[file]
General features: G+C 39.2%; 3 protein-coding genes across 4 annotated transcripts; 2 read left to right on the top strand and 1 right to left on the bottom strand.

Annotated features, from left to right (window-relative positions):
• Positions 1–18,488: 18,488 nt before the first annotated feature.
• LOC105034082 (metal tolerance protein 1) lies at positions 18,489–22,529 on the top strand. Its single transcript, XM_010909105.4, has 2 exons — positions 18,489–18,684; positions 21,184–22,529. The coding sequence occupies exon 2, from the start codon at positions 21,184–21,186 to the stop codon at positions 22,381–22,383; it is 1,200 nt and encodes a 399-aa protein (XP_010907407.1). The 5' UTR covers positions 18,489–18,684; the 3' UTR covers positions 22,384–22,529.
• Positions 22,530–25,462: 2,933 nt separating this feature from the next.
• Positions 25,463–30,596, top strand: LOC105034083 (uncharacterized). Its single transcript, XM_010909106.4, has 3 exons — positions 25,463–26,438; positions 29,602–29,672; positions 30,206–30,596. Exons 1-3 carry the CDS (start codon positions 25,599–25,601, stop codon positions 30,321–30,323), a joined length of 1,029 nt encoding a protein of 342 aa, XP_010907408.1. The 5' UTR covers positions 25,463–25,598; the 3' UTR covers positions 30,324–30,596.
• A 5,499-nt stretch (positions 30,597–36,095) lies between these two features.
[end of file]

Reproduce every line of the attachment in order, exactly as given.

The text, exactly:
General features: G+C 39.2%; 3 protein-coding genes across 4 annotated transcripts; 2 read left to right on the top strand and 1 right to left on the bottom strand.

Annotated features, from left to right (window-relative positions):
• Positions 1–18,488: 18,488 nt before the first annotated feature.
• LOC105034082 (metal tolerance protein 1) lies at positions 18,489–22,529 on the top strand. Its single transcript, XM_010909105.4, has 2 exons — positions 18,489–18,684; positions 21,184–22,529. The coding sequence occupies exon 2, from the start codon at positions 21,184–21,186 to the stop codon at positions 22,381–22,383; it is 1,200 nt and encodes a 399-aa protein (XP_010907407.1). The 5' UTR covers positions 18,489–18,684; the 3' UTR covers positions 22,384–22,529.
• Positions 22,530–25,462: 2,933 nt separating this feature from the next.
• Positions 25,463–30,596, top strand: LOC105034083 (uncharacterized). Its single transcript, XM_010909106.4, has 3 exons — positions 25,463–26,438; positions 29,602–29,672; positions 30,206–30,596. Exons 1-3 carry the CDS (start codon positions 25,599–25,601, stop codon positions 30,321–30,323), a joined length of 1,029 nt encoding a protein of 342 aa, XP_010907408.1. The 5' UTR covers positions 25,463–25,598; the 3' UTR covers positions 30,324–30,596.
• A 5,499-nt stretch (positions 30,597–36,095) lies between these two features.